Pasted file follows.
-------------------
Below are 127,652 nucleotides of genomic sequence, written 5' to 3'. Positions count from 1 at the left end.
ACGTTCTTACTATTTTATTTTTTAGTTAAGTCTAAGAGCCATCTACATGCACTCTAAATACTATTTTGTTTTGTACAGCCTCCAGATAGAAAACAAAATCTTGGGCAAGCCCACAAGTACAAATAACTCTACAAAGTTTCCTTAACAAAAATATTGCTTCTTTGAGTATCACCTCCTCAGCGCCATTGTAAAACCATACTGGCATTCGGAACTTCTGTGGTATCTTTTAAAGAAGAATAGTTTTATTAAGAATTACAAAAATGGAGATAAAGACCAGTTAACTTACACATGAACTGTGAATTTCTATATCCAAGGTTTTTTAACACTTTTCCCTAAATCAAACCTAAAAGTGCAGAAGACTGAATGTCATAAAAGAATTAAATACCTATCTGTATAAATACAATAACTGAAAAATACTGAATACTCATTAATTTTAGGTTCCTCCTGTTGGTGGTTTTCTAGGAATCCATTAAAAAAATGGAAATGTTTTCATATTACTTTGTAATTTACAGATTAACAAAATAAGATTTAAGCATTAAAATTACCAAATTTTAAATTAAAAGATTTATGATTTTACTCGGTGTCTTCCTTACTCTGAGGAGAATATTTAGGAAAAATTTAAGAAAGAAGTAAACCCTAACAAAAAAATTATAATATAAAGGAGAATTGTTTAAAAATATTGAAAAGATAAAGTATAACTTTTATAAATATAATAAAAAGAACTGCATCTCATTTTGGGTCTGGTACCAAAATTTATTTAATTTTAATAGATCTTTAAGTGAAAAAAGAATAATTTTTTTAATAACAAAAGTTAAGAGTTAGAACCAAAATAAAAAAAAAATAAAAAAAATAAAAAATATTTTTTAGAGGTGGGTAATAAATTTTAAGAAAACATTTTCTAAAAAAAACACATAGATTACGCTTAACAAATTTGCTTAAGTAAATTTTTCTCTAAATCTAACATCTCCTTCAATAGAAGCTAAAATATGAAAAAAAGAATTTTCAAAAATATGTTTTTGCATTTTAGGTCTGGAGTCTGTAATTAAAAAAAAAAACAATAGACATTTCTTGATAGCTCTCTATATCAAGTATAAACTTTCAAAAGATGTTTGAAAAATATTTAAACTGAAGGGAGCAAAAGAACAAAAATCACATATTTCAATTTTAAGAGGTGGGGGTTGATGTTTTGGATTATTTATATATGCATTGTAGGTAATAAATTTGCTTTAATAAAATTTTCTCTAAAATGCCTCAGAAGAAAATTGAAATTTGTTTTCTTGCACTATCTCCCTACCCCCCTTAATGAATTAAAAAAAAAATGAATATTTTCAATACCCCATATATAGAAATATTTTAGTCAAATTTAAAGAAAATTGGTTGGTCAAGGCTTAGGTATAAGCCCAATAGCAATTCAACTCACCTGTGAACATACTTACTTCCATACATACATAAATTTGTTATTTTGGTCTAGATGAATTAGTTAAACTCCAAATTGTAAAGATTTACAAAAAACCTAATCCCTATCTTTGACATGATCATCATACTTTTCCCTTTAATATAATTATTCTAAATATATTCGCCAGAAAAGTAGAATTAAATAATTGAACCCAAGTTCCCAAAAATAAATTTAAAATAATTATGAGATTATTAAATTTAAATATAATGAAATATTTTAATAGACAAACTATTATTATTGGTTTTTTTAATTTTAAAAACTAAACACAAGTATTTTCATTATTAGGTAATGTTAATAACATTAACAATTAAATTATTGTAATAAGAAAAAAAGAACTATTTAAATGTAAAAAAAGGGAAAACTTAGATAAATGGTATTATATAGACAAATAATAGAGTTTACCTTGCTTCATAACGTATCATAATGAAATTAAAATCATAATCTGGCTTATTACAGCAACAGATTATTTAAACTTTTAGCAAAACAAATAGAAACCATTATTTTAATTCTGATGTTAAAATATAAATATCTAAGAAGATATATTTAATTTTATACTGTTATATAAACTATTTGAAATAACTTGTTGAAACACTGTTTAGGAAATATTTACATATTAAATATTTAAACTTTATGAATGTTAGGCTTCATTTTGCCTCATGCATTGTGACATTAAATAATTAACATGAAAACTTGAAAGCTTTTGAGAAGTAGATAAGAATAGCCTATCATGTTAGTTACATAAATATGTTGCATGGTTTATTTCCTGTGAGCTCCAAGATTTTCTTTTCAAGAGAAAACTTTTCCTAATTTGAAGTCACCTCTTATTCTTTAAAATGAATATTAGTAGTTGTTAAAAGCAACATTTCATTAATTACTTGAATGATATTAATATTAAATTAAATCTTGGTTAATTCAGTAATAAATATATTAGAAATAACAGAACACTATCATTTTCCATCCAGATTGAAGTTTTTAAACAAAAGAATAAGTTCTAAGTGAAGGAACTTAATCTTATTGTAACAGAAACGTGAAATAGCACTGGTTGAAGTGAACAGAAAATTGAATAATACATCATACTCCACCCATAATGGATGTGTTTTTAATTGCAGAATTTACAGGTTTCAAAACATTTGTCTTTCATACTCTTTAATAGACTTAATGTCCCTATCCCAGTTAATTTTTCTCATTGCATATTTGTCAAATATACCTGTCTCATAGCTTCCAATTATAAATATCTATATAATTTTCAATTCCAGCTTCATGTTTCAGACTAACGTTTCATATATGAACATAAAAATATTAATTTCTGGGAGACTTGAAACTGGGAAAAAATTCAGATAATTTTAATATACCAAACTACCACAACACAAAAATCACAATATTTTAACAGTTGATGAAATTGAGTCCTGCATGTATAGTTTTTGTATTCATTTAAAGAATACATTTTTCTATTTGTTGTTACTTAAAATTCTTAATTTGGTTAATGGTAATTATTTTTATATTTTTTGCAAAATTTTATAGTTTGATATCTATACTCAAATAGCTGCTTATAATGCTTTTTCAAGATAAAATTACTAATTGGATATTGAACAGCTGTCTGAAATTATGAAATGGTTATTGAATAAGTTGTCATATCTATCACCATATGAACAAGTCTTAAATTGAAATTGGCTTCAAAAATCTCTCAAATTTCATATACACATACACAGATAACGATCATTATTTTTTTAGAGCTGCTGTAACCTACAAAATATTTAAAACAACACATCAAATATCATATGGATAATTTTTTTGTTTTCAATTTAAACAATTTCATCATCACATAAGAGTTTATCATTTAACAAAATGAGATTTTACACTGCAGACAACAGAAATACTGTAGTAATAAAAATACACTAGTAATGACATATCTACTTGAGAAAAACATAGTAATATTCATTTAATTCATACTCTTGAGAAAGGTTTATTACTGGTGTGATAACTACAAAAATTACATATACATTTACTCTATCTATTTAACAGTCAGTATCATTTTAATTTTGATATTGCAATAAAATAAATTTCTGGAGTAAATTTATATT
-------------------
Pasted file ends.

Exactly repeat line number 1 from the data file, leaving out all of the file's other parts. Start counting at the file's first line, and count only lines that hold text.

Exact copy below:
Below are 127,652 nucleotides of genomic sequence, written 5' to 3'. Positions count from 1 at the left end.